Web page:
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Resist the urge to hibernate this winter


By Ontario Nature
ontarionature.org
Wednesday, January 1, 2014, 1:34 PM

Contributed by Caroline Schultz

This winter, resist your impulse to hibernate and get outdoors instead! Whether for a few hours on snowshoes or a few days in a heated canvas tent – discover the natural wonders of winter. You won’t be disappointed.

As the first frost arrives, nature prepares for the long nights and frigid temperatures of winter. Deciduous trees and other plants shed their summer outerwear losing their leaves in a blaze of flame-coloured glory. But this doesn’t mean that life in the forest and fields has shut down. In fact, winter offers nature lovers the chance to experience nature in an unhurried and quiet way.

Animals have their own ways of dealing with the harsh winter climate. Most of our birds head south. Some travel to the farthest reaches of South America, while others venture just a few hundred kilometres to find food and shelter. But a hardy 10 percent of our birds remain in the same habitat year-round.

Some of our mammals, including black bears, groundhogs and chipmunks, hibernate in dens and emerge only when temperatures begin to rise in early spring. All of our reptiles and amphibians disappear during the winter months. Frogs and salamanders overwinter at the bottom of ponds and lakes – with some actually freezing solid. Snakes head for underground chambers called hibernacula that shelter them from the cold.

Snowy owls have already been showing up in various southern and eastern Ontario locales this winter. (File photo)

Snowy owls have already been showing up in various southern and eastern Ontario locales this winter. (File photo)

While many of us humans like to remain in the comfort of our homes and let winter pass us by, we do not hibernate. If we did, we would miss a fascinating season for observing and reveling in nature – from winter birds at our feeders, to snowshoe hares clad in their winter white, to tiny “snow fleas” – also known as springtails – hopping madly on patches of melting snow.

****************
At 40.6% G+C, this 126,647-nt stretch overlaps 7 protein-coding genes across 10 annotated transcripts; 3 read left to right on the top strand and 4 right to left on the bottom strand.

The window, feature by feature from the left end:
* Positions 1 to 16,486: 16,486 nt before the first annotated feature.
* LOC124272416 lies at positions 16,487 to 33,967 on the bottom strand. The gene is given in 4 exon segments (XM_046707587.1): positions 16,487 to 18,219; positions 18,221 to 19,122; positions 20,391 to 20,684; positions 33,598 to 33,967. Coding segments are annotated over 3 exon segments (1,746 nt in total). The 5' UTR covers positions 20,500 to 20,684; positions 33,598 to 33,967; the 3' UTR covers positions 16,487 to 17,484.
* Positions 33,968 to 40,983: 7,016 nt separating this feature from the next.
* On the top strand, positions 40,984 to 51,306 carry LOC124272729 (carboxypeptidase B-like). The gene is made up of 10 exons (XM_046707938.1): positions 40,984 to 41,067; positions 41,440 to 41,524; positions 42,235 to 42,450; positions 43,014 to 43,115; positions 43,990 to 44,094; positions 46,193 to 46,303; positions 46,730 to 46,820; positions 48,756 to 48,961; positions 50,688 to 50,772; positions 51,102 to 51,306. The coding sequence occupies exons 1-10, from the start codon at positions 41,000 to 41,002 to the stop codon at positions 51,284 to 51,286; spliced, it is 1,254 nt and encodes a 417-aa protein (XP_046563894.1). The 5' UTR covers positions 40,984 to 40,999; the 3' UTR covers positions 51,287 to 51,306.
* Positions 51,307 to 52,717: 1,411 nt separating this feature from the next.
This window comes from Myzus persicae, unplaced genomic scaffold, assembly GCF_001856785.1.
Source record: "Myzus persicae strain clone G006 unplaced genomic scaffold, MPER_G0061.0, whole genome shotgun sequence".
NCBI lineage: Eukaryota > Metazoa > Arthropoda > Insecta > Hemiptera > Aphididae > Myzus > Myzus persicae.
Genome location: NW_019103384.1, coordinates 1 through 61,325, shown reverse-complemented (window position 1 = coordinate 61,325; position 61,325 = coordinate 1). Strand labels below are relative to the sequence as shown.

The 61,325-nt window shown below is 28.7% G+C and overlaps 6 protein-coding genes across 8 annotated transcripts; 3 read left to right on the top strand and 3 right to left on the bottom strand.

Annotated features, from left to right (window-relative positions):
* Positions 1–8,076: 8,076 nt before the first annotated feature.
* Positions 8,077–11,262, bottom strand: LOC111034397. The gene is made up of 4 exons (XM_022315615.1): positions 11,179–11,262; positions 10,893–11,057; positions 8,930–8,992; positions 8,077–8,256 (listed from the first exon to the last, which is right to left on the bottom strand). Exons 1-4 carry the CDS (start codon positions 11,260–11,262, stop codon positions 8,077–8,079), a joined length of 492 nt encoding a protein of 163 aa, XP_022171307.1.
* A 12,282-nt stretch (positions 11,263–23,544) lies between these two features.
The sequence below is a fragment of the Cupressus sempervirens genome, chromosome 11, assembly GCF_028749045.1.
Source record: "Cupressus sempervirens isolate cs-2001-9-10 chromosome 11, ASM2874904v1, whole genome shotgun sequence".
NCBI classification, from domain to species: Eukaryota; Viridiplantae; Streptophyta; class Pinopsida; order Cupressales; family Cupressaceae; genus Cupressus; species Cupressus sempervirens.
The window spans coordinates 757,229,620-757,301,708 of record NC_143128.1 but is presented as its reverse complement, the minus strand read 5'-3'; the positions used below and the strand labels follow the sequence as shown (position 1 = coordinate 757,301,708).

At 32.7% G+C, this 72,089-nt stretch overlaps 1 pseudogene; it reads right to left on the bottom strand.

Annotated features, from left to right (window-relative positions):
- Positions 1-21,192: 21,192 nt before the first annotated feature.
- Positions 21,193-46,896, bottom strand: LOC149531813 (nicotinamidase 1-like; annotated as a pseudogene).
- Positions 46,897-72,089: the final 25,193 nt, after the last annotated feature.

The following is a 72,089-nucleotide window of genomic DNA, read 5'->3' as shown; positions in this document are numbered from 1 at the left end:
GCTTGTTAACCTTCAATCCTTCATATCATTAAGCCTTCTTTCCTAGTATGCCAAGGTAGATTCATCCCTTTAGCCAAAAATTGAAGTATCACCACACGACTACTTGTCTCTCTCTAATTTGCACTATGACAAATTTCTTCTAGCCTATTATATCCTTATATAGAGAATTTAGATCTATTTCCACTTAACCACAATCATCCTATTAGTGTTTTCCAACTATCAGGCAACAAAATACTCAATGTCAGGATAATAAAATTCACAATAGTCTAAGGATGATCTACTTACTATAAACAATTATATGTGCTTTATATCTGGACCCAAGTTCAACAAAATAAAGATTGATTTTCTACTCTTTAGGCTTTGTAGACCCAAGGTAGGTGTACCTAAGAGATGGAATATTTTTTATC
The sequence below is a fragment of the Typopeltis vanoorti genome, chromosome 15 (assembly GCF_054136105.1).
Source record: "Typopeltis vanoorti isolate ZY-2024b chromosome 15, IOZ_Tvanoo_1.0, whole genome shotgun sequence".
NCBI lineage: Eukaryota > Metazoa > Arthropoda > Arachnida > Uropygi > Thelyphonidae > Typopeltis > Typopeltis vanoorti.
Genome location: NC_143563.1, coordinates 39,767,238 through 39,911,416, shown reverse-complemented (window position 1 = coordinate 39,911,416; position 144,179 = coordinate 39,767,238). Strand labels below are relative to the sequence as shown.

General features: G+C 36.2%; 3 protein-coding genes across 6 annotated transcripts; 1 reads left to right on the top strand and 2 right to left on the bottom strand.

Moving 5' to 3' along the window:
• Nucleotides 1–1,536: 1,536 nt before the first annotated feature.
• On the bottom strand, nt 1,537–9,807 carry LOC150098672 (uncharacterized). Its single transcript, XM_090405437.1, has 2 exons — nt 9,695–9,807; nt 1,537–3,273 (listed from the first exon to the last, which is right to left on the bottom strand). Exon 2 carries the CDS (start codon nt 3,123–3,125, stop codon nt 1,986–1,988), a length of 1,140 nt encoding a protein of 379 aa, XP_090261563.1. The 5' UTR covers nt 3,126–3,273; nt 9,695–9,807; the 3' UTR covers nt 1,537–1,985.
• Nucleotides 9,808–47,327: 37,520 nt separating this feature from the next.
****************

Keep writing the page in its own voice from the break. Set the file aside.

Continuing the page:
Many of the owls we chance to see or hear in winter months are visitors from more northern locales. When rodent numbers are low in the northern boreal and tundra habitat of snowy and great grey owls, they head south in search of food, giving southern Ontario residents a rare opportunity to view these majestic birds. Snowy owls have already been showing up in various southern and eastern Ontario locales this winter.

Ontario Nature is a network of 150 nature-focused groups that coordinate winter outings such as owl prowls, snowshoe hikes and a Christmas Bird Count. The Nature Network calendar of events can be found at the Ontario Nature website.


Caroline Schultz is Executive Director at Ontario Nature a province-wide organization which protects wild species and wild spaces through conservation, education and public engagement (www.ontarionature.org).

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